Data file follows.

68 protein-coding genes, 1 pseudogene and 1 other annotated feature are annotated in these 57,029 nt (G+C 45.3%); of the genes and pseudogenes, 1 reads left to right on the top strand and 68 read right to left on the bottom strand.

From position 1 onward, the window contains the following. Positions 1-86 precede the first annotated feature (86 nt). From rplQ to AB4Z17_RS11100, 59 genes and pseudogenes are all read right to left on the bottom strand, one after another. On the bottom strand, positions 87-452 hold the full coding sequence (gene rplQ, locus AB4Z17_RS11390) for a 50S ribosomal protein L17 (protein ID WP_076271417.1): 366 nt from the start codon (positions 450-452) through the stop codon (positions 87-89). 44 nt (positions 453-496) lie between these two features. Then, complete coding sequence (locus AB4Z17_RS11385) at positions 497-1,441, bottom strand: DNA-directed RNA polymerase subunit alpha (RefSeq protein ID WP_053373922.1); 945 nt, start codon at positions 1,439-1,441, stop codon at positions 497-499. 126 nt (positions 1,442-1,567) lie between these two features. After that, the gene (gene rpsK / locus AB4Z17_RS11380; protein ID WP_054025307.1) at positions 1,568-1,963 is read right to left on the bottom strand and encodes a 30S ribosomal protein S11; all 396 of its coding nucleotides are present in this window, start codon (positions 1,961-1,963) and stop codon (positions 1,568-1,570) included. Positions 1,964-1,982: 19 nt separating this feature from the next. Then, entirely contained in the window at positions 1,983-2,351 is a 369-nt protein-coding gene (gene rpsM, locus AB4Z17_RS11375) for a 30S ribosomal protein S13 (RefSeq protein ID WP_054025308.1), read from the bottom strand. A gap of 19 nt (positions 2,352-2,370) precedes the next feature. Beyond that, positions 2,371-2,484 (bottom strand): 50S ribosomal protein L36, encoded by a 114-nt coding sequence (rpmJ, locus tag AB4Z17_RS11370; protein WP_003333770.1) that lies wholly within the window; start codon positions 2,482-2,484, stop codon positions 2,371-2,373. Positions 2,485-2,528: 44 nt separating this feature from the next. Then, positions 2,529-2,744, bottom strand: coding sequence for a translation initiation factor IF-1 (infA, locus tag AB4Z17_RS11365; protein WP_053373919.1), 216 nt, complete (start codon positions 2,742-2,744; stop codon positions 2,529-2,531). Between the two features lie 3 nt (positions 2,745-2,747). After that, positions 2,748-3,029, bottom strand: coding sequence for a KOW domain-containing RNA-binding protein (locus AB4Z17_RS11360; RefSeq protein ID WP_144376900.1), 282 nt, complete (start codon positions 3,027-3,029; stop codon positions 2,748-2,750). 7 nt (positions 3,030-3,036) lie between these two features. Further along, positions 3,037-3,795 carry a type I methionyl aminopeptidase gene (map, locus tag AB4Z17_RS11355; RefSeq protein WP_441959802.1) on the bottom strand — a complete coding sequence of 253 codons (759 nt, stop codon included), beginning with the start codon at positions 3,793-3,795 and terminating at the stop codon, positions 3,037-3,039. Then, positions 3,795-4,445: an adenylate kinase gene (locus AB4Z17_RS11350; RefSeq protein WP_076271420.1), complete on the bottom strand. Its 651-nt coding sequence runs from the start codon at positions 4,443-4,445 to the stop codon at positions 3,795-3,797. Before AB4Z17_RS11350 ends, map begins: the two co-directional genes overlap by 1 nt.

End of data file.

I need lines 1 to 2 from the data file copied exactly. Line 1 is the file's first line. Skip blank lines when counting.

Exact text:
68 protein-coding genes, 1 pseudogene and 1 other annotated feature are annotated in these 57,029 nt (G+C 45.3%); of the genes and pseudogenes, 1 reads left to right on the top strand and 68 read right to left on the bottom strand.

From position 1 onward, the window contains the following. Positions 1-86 precede the first annotated feature (86 nt). From rplQ to AB4Z17_RS11100, 59 genes and pseudogenes are all read right to left on the bottom strand, one after another. On the bottom strand, positions 87-452 hold the full coding sequence (gene rplQ, locus AB4Z17_RS11390) for a 50S ribosomal protein L17 (protein ID WP_076271417.1): 366 nt from the start codon (positions 450-452) through the stop codon (positions 87-89). 44 nt (positions 453-496) lie between these two features. Then, complete coding sequence (locus AB4Z17_RS11385) at positions 497-1,441, bottom strand: DNA-directed RNA polymerase subunit alpha (RefSeq protein ID WP_053373922.1); 945 nt, start codon at positions 1,439-1,441, stop codon at positions 497-499. 126 nt (positions 1,442-1,567) lie between these two features. After that, the gene (gene rpsK / locus AB4Z17_RS11380; protein ID WP_054025307.1) at positions 1,568-1,963 is read right to left on the bottom strand and encodes a 30S ribosomal protein S11; all 396 of its coding nucleotides are present in this window, start codon (positions 1,961-1,963) and stop codon (positions 1,568-1,570) included. Positions 1,964-1,982: 19 nt separating this feature from the next. Then, entirely contained in the window at positions 1,983-2,351 is a 369-nt protein-coding gene (gene rpsM, locus AB4Z17_RS11375) for a 30S ribosomal protein S13 (RefSeq protein ID WP_054025308.1), read from the bottom strand. A gap of 19 nt (positions 2,352-2,370) precedes the next feature. Beyond that, positions 2,371-2,484 (bottom strand): 50S ribosomal protein L36, encoded by a 114-nt coding sequence (rpmJ, locus tag AB4Z17_RS11370; protein WP_003333770.1) that lies wholly within the window; start codon positions 2,482-2,484, stop codon positions 2,371-2,373. Positions 2,485-2,528: 44 nt separating this feature from the next. Then, positions 2,529-2,744, bottom strand: coding sequence for a translation initiation factor IF-1 (infA, locus tag AB4Z17_RS11365; protein WP_053373919.1), 216 nt, complete (start codon positions 2,742-2,744; stop codon positions 2,529-2,531). Between the two features lie 3 nt (positions 2,745-2,747). After that, positions 2,748-3,029, bottom strand: coding sequence for a KOW domain-containing RNA-binding protein (locus AB4Z17_RS11360; RefSeq protein ID WP_144376900.1), 282 nt, complete (start codon positions 3,027-3,029; stop codon positions 2,748-2,750). 7 nt (positions 3,030-3,036) lie between these two features. Further along, positions 3,037-3,795 carry a type I methionyl aminopeptidase gene (map, locus tag AB4Z17_RS11355; RefSeq protein WP_441959802.1) on the bottom strand — a complete coding sequence of 253 codons (759 nt, stop codon included), beginning with the start codon at positions 3,793-3,795 and terminating at the stop codon, positions 3,037-3,039. Then, positions 3,795-4,445: an adenylate kinase gene (locus AB4Z17_RS11350; RefSeq protein WP_076271420.1), complete on the bottom strand. Its 651-nt coding sequence runs from the start codon at positions 4,443-4,445 to the stop codon at positions 3,795-3,797. Before AB4Z17_RS11350 ends, map begins: the two co-directional genes overlap by 1 nt.